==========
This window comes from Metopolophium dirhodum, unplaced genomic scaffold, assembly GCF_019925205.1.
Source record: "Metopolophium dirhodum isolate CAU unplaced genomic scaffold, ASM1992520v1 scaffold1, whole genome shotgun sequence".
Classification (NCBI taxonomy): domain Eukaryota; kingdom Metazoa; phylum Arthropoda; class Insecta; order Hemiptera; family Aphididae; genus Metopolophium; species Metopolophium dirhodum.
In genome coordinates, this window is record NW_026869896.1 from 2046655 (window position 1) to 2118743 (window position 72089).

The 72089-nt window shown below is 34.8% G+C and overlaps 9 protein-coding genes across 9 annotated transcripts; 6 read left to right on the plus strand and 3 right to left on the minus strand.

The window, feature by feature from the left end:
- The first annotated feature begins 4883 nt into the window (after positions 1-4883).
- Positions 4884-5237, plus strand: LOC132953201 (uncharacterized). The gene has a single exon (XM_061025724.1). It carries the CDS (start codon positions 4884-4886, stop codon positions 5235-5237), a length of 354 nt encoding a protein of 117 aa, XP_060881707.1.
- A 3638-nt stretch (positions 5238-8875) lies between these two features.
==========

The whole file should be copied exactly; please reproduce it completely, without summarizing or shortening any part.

This window comes from Metopolophium dirhodum, unplaced genomic scaffold, assembly GCF_019925205.1.
Source record: "Metopolophium dirhodum isolate CAU unplaced genomic scaffold, ASM1992520v1 scaffold1, whole genome shotgun sequence".
Classification (NCBI taxonomy): domain Eukaryota; kingdom Metazoa; phylum Arthropoda; class Insecta; order Hemiptera; family Aphididae; genus Metopolophium; species Metopolophium dirhodum.
In genome coordinates, this window is record NW_026869896.1 from 2046655 (window position 1) to 2118743 (window position 72089).

The 72089-nt window shown below is 34.8% G+C and overlaps 9 protein-coding genes across 9 annotated transcripts; 6 read left to right on the plus strand and 3 right to left on the minus strand.

The window, feature by feature from the left end:
- The first annotated feature begins 4883 nt into the window (after positions 1-4883).
- Positions 4884-5237, plus strand: LOC132953201 (uncharacterized). The gene has a single exon (XM_061025724.1). It carries the CDS (start codon positions 4884-4886, stop codon positions 5235-5237), a length of 354 nt encoding a protein of 117 aa, XP_060881707.1.
- A 3638-nt stretch (positions 5238-8875) lies between these two features.